When most people think of African fabrics, the first thing that comes to mind is African wax print.
Traditional - because they've been sold in African markets since the industrial revolution and many of the original designs are still popular today.
Contemporary - because today's designers are creating new patterns to reflect modern tastes, as well as putting a contemporary spin on traditional designs.
All 100% cotton, made in Ghana by GTP and ATL. We do not sell Chinese copies of African wax prints. Dressmaking/craft weight: 150 grams per metre, approximately.
Fabrics are 115 cm / 45 in wide, approximately. Fat Quarters are 50 x 57 cm / 20 x 22 in, approximately.
Ordering lengths: African wax print fabric is cut into lengths in the factory and a paper label is stuck onto it near one end. We do not send out fabric with that label on it. Therefore, the longest single uncut length we can offer is 4.5 metres. If you order more than 4.5 metres, your fabric will come in more than a single piece. If in doubt, please contact us.
Per Fat Quarter: £4.20 Per metre: £16.80
More: About African wax print
As we point out in our book African Wax Print: A Textile Journey -
'African wax print fabric is a defining methaphor of African design, fashion and expression; an immediately recognisable icon throughout the world'.
All over - but especially West and Central Africa - wax print fabric is worn by women, men and children of every social standing, from humble farmers to elite politicians. It is tailored into elaborate dresses and suits and also worn as a simple wrapper or pagne.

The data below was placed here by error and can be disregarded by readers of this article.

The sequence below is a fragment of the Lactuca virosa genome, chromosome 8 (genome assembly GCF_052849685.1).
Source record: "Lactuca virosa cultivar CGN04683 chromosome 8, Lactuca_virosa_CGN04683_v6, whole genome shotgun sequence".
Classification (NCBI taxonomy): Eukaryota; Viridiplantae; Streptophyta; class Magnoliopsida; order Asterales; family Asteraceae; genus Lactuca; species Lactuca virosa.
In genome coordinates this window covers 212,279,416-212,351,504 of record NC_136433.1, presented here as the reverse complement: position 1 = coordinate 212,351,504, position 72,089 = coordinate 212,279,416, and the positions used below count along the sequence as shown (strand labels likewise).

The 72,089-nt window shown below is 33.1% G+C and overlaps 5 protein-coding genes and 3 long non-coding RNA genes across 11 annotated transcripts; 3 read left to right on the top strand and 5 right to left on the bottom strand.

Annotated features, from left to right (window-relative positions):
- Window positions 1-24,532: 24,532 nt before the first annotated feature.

The designs range from distinctively African motifs rooted in history to wacky object-based prints such as shoes, fans, bicycles - almost anything.
Wax print production has always been complex and expensive. In the early days, wax was used to create a resist before dyeing the fabrics in industrial quantities. Some designs also required overprinting by hand using wooden printing blocks.
The original wax resist method gave the fabric its characteristic irregularities:
We call these irregularities the perfect imperfection.
Today, cheap Chinese copies of wax print flood the African market, often smuggled across borders tax free.
To compete, the few surviving African producers have simplified production. Some designs still use a resist, with resin replacing wax. Other designs are now screenprinted using sophisticated industrial technology that replicates the characteristics of wax print.
We do not sell Chinese fabrics. All of our wax print is made in Ghana, either by Vlisco-owned GTP or ATL.
Genuine African wax print is very robust and stands up to years of washing. It's great for colourful and distinctive clothing. Many creative and innovative textile artists are using wax print in their quilts and wallhangings.
More fabric: African Wax Print Indigos
Our acclaimed book: African Wax Print: A Textile Journey
Plus: Vintage printing blocks from ABC Manchester